The Russell 2000 differs from the three indices above based on the stocks it tracks. The Russell tracks small-cap companies while the Dow and S&P 500 track large-cap stocks. The Russell 2000’s focus on small-cap stocks means it may have more volatility than the indices above because smaller companies have limited resources and are more prone to adverse changes in the economy. However, with the greater risk comes a higher potential for exponential growth.
Economists also largely view the Russell 2000 Index as a more reasonably accurate reflection of the U.S. economy, more so since it applies to smaller equities. The index is also considered the bellwether for the U.S. economy because the smaller companies it tracks can help push job growth.
As mentioned earlier, the Russell 2000 is broken down into smaller permutations that track companies with special characteristics. For instance, the Russell 2000 Growth Index tracks companies carrying higher price-to-book ratios and higher predicted growth values. The Russell 2000 Value Index measures the performance of companies with lower price-to-book ratios and a lower growth forecast.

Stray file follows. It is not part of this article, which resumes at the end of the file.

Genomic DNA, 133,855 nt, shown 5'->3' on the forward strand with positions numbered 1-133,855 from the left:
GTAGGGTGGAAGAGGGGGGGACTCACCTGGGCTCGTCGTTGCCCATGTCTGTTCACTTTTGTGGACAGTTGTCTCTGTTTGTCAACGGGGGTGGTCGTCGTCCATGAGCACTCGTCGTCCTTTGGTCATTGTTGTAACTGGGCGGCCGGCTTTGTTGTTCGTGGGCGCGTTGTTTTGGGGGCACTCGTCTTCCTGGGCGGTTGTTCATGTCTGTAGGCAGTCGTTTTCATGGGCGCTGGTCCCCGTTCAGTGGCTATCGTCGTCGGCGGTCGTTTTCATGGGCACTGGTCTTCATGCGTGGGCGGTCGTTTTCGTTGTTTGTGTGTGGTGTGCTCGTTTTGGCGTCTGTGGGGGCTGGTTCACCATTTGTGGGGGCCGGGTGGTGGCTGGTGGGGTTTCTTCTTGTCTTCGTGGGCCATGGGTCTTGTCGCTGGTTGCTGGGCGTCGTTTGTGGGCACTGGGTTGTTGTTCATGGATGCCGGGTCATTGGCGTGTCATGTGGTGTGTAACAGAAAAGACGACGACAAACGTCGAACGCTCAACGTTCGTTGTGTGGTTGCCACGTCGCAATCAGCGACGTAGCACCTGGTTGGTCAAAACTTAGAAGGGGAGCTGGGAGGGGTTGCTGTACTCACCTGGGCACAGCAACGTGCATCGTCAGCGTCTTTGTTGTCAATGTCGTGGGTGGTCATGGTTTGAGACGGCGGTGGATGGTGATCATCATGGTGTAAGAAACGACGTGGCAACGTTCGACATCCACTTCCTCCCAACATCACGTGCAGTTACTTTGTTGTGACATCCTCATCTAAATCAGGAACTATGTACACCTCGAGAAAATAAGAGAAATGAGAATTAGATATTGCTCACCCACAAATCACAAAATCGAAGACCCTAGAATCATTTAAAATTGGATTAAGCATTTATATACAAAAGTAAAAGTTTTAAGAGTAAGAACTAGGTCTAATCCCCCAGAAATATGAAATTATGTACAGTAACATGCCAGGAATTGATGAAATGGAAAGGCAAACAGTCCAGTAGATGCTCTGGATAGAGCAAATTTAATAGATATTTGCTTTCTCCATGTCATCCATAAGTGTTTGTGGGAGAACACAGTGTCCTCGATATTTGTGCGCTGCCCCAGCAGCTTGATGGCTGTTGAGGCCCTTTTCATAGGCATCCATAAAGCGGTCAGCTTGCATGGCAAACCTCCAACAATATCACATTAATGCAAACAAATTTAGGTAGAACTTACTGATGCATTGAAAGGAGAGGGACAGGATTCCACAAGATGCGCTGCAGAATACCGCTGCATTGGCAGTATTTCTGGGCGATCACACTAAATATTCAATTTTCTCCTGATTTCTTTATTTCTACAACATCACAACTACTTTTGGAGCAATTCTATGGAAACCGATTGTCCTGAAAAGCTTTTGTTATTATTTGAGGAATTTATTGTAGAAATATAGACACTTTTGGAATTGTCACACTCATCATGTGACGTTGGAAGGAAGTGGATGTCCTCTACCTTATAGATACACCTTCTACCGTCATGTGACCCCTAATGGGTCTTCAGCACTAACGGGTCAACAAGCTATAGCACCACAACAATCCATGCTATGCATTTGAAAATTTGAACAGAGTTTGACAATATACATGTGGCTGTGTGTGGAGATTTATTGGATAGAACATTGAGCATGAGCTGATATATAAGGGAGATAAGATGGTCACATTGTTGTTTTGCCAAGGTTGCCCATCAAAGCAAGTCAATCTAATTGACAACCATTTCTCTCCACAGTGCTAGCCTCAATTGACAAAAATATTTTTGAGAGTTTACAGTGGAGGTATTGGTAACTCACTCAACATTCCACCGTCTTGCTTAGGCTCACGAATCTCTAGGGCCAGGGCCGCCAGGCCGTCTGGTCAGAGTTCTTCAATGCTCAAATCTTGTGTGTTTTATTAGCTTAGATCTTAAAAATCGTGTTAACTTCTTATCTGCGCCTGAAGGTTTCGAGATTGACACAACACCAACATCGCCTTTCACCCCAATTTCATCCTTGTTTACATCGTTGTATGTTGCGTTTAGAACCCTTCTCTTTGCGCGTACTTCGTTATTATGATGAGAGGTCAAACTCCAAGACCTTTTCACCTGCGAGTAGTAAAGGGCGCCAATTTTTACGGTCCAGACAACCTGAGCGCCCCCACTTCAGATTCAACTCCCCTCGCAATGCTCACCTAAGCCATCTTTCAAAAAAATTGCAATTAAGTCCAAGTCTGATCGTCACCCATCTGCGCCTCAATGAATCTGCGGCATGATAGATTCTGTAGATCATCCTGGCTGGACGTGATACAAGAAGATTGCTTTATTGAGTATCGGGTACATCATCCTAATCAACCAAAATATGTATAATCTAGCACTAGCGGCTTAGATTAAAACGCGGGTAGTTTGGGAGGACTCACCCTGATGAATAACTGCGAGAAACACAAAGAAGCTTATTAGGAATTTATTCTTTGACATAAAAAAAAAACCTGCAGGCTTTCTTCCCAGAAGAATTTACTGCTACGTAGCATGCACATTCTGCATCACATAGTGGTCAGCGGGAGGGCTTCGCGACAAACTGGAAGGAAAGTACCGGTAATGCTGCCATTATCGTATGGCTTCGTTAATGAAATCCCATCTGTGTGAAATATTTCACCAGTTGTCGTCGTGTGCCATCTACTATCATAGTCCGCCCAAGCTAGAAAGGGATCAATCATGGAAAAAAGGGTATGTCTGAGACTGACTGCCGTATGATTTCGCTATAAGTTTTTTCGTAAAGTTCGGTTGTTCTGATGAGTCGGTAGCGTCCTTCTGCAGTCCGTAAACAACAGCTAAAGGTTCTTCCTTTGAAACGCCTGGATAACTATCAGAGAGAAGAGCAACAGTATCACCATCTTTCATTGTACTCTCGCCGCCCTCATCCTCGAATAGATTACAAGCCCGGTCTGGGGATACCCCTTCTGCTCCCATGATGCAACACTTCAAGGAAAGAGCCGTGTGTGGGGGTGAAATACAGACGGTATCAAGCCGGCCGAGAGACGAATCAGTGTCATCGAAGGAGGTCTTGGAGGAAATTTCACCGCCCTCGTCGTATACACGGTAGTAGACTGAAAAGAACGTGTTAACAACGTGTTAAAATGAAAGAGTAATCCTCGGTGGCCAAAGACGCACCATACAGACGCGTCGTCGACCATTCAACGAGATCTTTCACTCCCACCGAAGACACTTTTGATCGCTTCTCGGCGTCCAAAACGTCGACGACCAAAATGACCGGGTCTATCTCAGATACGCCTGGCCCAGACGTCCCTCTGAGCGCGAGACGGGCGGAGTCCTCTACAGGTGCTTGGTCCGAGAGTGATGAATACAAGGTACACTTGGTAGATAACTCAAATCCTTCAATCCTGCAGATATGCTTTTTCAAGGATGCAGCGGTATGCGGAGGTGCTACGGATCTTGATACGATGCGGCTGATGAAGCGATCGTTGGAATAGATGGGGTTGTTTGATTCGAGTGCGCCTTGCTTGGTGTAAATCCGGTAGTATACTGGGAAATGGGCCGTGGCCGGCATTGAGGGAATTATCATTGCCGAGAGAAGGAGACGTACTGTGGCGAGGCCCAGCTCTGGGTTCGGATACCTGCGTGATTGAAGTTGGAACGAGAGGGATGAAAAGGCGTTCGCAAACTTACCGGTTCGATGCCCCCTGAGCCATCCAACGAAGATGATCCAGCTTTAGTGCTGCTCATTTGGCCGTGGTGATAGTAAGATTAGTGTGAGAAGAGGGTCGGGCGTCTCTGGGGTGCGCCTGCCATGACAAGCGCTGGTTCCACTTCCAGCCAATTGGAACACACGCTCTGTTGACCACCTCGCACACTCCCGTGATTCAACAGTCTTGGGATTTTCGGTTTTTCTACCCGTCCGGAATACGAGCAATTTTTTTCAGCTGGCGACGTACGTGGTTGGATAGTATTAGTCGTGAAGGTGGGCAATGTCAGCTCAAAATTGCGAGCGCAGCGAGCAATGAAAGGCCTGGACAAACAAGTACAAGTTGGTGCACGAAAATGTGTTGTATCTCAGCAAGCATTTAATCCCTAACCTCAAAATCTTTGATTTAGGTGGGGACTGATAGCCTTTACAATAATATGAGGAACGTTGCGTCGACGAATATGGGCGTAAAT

How to Invest in the Russell 2000
You don’t need to own all 2,000 stocks listed in the Russell 2000 to stay invested in the index. You can gain exposure to the Russell 2000 through exchange-traded funds (ETFs) and mutual funds that try to replicate the performance of the index. These funds typically carry lower fees, so their long-term performance may be virtually identical to what the index offers. Common ETFs that provide exposure to the Russell 2000 include the Vanguard Russell 2000 ETF (VTWO), BlackRock iShares Russell 2000 ETF (IWM), and ProShares UltraPro Russell2000 (URTY).
The Final Takeaway
The Russell 2000 is a U.S. stock market benchmark for small-cap companies and a barometer for the U.S. economy’s health. Investors can gain exposure to this index through low-cost mutual funds and ETFs that try to replicate the Russell 2000. Note that every June, the Russell 2000 is reconstituted, and new companies are deleted or listed on the index.